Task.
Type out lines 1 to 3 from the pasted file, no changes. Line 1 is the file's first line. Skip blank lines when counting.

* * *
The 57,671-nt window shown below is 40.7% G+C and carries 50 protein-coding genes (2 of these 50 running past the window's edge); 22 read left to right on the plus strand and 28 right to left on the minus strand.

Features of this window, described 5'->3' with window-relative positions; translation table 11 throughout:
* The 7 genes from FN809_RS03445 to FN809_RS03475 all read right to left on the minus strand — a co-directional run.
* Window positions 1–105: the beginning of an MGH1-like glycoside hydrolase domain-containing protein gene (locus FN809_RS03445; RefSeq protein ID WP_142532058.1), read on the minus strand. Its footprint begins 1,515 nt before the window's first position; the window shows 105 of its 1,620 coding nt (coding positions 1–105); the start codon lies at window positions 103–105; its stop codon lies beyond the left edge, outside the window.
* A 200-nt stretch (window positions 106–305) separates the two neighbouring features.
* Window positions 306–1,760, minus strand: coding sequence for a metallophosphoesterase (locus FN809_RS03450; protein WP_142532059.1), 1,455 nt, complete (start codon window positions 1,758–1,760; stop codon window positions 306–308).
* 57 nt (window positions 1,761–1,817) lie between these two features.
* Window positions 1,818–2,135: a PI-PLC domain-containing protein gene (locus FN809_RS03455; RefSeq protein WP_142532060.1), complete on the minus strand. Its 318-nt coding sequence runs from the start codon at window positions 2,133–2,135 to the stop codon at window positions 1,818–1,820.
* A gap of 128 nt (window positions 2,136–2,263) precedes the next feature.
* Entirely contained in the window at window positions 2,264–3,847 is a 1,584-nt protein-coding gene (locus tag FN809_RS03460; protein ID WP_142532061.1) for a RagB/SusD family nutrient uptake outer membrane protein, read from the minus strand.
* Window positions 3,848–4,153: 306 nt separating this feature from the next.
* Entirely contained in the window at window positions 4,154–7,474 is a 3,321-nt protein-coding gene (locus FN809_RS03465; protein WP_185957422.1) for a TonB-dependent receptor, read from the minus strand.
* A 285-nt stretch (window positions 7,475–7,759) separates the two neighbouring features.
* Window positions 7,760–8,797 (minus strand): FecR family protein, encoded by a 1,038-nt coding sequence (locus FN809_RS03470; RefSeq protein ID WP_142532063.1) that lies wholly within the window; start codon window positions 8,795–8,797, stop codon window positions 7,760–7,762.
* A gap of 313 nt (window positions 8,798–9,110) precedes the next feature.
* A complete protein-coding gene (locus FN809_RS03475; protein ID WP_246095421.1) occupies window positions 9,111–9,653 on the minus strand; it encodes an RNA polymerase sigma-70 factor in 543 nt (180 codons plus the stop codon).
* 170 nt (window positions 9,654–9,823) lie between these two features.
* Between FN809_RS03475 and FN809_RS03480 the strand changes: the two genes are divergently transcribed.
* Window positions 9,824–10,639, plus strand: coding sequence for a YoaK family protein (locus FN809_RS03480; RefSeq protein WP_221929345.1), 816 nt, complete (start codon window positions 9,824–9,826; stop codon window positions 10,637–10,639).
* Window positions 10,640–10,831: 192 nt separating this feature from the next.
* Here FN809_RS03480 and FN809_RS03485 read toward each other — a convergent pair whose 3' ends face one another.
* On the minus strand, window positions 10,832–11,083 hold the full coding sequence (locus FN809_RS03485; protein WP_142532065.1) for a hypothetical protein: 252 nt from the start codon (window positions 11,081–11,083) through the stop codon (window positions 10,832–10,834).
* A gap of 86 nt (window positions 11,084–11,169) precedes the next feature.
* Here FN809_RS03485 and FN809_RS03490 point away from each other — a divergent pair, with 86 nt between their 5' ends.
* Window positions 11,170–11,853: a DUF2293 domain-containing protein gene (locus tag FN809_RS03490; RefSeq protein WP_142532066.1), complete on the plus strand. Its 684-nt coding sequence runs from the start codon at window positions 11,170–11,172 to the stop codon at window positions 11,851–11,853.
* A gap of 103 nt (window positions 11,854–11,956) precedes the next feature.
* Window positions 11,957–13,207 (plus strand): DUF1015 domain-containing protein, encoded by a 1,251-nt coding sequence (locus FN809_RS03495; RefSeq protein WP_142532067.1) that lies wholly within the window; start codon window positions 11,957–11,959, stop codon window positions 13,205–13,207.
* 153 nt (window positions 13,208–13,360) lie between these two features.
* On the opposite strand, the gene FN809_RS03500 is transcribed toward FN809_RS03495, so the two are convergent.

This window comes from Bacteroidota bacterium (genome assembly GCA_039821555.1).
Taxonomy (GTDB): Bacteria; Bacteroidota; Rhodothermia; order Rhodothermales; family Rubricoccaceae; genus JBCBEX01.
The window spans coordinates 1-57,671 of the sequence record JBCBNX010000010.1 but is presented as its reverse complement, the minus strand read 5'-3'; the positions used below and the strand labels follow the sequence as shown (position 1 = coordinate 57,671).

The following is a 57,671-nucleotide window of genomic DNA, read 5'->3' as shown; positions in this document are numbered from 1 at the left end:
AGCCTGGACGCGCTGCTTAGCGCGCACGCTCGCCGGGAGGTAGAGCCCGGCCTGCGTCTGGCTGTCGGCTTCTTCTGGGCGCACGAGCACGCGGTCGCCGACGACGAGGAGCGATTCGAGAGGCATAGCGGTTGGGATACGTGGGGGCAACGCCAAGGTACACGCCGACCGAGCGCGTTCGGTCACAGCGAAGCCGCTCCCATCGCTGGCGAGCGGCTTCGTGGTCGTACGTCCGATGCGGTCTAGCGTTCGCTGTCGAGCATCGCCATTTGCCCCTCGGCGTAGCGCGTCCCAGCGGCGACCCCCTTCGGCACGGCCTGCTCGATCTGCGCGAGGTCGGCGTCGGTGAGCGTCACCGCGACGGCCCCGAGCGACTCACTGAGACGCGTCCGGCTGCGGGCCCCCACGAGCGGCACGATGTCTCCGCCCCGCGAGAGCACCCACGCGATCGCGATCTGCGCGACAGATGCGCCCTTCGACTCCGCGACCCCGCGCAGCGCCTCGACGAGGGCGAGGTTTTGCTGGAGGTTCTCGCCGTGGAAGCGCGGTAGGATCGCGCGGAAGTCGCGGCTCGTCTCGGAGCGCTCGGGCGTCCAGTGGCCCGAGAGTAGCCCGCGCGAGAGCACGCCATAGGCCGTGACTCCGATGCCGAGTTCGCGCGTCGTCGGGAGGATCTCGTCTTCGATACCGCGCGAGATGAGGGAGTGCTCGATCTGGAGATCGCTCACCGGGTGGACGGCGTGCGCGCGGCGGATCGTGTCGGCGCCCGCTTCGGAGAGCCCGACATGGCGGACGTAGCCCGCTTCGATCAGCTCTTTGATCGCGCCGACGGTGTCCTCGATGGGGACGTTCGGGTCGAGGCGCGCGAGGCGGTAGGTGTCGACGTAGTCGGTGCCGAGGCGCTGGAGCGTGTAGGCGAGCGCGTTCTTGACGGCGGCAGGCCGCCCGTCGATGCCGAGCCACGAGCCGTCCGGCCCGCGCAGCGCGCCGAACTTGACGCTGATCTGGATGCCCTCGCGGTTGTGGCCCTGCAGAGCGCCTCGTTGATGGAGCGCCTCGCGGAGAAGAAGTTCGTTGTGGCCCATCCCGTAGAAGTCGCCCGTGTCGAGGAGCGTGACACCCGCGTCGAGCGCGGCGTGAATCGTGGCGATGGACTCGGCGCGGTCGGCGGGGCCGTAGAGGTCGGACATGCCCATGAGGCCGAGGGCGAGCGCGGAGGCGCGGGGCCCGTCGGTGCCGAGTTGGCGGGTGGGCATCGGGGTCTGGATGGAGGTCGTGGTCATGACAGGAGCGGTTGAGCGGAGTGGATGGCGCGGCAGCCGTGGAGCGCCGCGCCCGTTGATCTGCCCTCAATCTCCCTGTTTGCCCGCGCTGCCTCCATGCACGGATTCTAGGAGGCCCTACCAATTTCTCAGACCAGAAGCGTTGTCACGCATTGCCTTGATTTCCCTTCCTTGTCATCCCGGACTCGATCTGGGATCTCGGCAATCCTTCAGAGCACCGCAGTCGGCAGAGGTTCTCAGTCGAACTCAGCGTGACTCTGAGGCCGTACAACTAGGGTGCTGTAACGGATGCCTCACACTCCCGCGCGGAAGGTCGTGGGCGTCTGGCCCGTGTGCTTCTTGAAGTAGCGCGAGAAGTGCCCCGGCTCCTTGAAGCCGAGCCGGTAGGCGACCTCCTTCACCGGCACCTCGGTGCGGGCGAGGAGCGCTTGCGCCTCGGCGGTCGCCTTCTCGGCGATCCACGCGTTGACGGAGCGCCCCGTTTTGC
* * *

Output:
The 57,671-nt window shown below is 40.7% G+C and carries 50 protein-coding genes (2 of these 50 running past the window's edge); 22 read left to right on the plus strand and 28 right to left on the minus strand.

Features of this window, described 5'->3' with window-relative positions; translation table 11 throughout:
* The 7 genes from FN809_RS03445 to FN809_RS03475 all read right to left on the minus strand — a co-directional run.